- 12-10-22 Electronics Tinkering, Hardware Hacking → Max
- 12-10-29 3D Modelling (with Blender, SketchUp, MeshLab) → Jakob
- 12-11-05 3D Printing GMU:RapMan and Laser cutting → Matthias Breuer,
- 12-11-12 Microscopy → Adriana
- 12-11-26 Light in photography, Light Microscopy, → Amel, Brian, Nils
- 12-12-03 No class!
- 12-12-04 Excursion to the optical museum in Jena. 13:07 train is leaving in Weimar
- 12-12-10 Construction
- 12-12-17 Sonification Workshop
- 13-01-07 Contemporary Art practice, Hackteria, Bioart → Maria
- 13-01-14 Consultations
- 13-01-21 Consultations
- 13-01-28 Final Presentation
- 13-01-31 Submission of Documentation (deadline)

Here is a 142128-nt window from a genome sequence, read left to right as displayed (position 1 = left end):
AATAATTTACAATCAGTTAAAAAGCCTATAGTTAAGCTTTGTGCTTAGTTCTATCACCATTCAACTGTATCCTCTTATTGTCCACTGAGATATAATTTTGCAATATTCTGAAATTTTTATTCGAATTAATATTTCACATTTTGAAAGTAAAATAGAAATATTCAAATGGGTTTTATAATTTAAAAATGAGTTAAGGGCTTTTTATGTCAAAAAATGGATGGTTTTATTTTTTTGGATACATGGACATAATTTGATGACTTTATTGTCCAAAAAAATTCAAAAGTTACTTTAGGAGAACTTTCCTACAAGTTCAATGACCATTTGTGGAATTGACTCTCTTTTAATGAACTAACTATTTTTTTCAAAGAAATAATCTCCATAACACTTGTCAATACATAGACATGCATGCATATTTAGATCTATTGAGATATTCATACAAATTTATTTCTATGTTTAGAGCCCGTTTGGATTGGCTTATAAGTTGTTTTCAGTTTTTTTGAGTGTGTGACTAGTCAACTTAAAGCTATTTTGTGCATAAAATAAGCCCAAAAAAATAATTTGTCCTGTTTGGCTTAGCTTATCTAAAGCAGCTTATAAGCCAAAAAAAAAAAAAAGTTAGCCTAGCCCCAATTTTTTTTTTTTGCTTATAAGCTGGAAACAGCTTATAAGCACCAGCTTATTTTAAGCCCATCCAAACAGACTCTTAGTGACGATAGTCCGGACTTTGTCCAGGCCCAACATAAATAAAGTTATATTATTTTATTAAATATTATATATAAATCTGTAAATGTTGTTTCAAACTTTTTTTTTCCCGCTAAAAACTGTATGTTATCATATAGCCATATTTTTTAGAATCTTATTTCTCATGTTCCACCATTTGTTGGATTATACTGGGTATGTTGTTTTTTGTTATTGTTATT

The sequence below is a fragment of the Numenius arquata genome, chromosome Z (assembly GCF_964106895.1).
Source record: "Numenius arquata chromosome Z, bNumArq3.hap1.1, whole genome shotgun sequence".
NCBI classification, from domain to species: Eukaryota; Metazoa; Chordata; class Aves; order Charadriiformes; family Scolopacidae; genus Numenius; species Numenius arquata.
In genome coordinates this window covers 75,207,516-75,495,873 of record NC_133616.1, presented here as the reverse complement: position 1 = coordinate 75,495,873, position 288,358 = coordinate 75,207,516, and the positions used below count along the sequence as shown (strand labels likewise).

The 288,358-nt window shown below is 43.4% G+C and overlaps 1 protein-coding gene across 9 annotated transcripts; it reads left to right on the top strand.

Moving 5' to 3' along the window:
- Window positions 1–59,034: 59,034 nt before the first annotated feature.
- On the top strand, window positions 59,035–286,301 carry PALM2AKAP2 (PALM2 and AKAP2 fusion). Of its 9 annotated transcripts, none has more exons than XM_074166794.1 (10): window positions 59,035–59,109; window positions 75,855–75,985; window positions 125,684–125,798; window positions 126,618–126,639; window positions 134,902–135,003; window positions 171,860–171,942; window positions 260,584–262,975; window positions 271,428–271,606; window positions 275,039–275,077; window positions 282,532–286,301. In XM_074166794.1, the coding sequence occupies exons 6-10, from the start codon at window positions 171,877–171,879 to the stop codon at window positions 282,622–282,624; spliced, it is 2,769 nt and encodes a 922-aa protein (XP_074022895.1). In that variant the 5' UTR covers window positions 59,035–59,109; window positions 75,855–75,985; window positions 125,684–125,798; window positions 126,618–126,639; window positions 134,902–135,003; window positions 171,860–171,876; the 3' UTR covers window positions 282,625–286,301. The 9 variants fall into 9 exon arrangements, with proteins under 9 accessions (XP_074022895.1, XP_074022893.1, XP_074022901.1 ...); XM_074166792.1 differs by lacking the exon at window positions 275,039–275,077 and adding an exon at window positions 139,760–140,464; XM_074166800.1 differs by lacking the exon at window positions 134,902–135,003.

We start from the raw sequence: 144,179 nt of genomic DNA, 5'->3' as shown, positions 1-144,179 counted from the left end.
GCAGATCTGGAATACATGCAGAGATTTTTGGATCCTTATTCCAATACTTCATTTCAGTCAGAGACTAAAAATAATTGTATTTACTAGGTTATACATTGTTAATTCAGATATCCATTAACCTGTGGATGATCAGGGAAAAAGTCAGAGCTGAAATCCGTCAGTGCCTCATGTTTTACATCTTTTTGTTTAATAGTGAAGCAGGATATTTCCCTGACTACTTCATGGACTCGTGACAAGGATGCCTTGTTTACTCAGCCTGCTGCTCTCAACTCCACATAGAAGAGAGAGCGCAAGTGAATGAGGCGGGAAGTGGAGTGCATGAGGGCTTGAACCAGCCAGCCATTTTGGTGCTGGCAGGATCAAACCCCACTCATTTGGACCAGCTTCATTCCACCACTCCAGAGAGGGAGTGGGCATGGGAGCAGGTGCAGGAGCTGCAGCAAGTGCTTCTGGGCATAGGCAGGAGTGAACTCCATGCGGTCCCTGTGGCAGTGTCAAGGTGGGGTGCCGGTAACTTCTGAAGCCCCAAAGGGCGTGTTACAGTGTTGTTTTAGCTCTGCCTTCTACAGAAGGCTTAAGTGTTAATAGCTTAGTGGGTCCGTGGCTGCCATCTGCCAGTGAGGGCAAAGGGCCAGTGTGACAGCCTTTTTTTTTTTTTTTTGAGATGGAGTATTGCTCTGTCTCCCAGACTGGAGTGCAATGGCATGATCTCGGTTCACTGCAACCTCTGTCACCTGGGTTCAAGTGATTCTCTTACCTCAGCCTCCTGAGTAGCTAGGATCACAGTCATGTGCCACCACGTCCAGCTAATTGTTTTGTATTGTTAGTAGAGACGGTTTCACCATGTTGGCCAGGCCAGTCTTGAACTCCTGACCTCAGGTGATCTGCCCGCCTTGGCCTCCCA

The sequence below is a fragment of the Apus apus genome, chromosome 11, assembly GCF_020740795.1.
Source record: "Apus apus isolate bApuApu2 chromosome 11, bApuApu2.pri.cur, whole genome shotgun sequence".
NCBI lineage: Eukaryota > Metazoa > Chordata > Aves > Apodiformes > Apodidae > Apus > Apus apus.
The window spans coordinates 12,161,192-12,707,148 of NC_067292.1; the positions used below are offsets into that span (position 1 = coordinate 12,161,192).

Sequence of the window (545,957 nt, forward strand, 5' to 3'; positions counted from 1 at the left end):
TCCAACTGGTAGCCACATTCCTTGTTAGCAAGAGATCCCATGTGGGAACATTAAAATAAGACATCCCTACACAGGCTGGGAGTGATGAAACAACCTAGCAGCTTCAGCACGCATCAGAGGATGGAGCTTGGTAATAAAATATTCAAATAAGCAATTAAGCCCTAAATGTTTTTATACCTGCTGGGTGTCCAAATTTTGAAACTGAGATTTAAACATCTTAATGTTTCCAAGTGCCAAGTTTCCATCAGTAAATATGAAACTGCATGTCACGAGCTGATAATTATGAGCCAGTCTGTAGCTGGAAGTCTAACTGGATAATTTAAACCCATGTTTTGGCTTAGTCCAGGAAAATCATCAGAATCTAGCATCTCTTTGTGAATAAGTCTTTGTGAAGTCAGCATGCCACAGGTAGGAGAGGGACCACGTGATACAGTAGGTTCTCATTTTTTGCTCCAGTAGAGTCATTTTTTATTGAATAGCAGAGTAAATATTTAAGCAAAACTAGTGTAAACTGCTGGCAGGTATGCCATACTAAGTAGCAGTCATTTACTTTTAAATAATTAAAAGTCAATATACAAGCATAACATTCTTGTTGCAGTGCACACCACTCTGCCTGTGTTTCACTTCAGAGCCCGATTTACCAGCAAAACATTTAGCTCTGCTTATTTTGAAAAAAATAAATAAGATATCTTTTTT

- Active participation, graduates teach 20%
- presentation (artistic examination) 40%
- documentation 40%
- edits in the wiki (not related to the class) extra +10%
Undergraduates and graduates enrolled in the Faculties of Media, Gestaltung and in the MediaArchitecture program
- Images (general images)
Choosing the right webcam
Any webcam which works with your computer will also work as a microscope. It is recommended to choose a webcam that isn't only working on one platform with special drivers and/or is restricted to the software of the vendor. A good choice is a USB Video Class compliant (short: UVC) camera. Often this isn't explicitly said in the specifications, but if it says driver free, plug and play or Mac compatible it is an indicaton that the camera might be of the UVC type. If you can find one which is easy to disassemble (screws instead of melted or glued parts) you got an advantage. Wikipedia has an incomplete list of UVC Webcams. A longer list of supported UVC cameras is to be found on the Linux UVC driver page.